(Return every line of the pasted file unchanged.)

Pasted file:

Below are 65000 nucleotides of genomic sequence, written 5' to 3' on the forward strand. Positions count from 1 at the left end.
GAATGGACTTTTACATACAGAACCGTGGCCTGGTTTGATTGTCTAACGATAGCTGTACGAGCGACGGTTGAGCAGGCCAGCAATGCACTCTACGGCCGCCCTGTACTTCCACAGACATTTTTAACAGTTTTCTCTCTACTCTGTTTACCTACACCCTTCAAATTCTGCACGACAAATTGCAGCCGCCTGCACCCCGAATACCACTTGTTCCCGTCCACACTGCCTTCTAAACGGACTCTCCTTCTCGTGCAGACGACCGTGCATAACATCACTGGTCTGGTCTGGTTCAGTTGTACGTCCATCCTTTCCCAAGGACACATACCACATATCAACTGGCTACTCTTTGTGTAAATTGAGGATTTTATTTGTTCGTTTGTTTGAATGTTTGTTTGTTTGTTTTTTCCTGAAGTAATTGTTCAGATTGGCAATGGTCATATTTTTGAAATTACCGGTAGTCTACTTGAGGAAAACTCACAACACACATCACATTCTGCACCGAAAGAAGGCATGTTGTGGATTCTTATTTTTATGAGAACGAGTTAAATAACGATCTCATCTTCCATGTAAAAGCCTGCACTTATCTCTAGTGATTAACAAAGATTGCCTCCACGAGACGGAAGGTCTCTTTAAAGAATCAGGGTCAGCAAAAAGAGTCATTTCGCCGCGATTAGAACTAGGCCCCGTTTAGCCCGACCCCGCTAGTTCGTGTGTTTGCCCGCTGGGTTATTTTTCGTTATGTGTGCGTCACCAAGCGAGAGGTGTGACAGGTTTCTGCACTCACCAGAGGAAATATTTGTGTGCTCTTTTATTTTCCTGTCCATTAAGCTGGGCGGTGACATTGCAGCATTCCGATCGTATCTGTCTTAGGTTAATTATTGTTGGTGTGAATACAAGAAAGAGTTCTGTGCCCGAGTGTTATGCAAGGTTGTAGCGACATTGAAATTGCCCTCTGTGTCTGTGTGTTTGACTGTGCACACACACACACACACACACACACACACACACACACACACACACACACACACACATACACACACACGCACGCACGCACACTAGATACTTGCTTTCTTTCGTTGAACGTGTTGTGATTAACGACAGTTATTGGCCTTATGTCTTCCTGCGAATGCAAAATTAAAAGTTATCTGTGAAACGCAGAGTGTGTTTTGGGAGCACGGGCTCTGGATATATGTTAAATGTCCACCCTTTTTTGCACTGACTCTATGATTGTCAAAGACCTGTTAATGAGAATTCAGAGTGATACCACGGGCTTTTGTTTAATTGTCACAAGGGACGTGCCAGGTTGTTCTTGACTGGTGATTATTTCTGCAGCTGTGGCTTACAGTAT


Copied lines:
Below are 65000 nucleotides of genomic sequence, written 5' to 3' on the forward strand. Positions count from 1 at the left end.
GAATGGACTTTTACATACAGAACCGTGGCCTGGTTTGATTGTCTAACGATAGCTGTACGAGCGACGGTTGAGCAGGCCAGCAATGCACTCTACGGCCGCCCTGTACTTCCACAGACATTTTTAACAGTTTTCTCTCTACTCTGTTTACCTACACCCTTCAAATTCTGCACGACAAATTGCAGCCGCCTGCACCCCGAATACCACTTGTTCCCGTCCACACTGCCTTCTAAACGGACTCTCCTTCTCGTGCAGACGACCGTGCATAACATCACTGGTCTGGTCTGGTTCAGTTGTACGTCCATCCTTTCCCAAGGACACATACCACATATCAACTGGCTACTCTTTGTGTAAATTGAGGATTTTATTTGTTCGTTTGTTTGAATGTTTGTTTGTTTGTTTTTTCCTGAAGTAATTGTTCAGATTGGCAATGGTCATATTTTTGAAATTACCGGTAGTCTACTTGAGGAAAACTCACAACACACATCACATTCTGCACCGAAAGAAGGCATGTTGTGGATTCTTATTTTTATGAGAACGAGTTAAATAACGATCTCATCTTCCATGTAAAAGCCTGCACTTATCTCTAGTGATTAACAAAGATTGCCTCCACGAGACGGAAGGTCTCTTTAAAGAATCAGGGTCAGCAAAAAGAGTCATTTCGCCGCGATTAGAACTAGGCCCCGTTTAGCCCGACCCCGCTAGTTCGTGTGTTTGCCCGCTGGGTTATTTTTCGTTATGTGTGCGTCACCAAGCGAGAGGTGTGACAGGTTTCTGCACTCACCAGAGGAAATATTTGTGTGCTCTTTTATTTTCCTGTCCATTAAGCTGGGCGGTGACATTGCAGCATTCCGATCGTATCTGTCTTAGGTTAATTATTGTTGGTGTGAATACAAGAAAGAGTTCTGTGCCCGAGTGTTATGCAAGGTTGTAGCGACATTGAAATTGCCCTCTGTGTCTGTGTGTTTGACTGTGCACACACACACACACACACACACACACACACACACACACACACACACACACACACATACACACACACGCACGCACGCACACTAGATACTTGCTTTCTTTCGTTGAACGTGTTGTGATTAACGACAGTTATTGGCCTTATGTCTTCCTGCGAATGCAAAATTAAAAGTTATCTGTGAAACGCAGAGTGTGTTTTGGGAGCACGGGCTCTGGATATATGTTAAATGTCCACCCTTTTTTGCACTGACTCTATGATTGTCAAAGACCTGTTAATGAGAATTCAGAGTGATACCACGGGCTTTTGTTTAATTGTCACAAGGGACGTGCCAGGTTGTTCTTGACTGGTGATTATTTCTGCAGCTGTGGCTTACAGTAT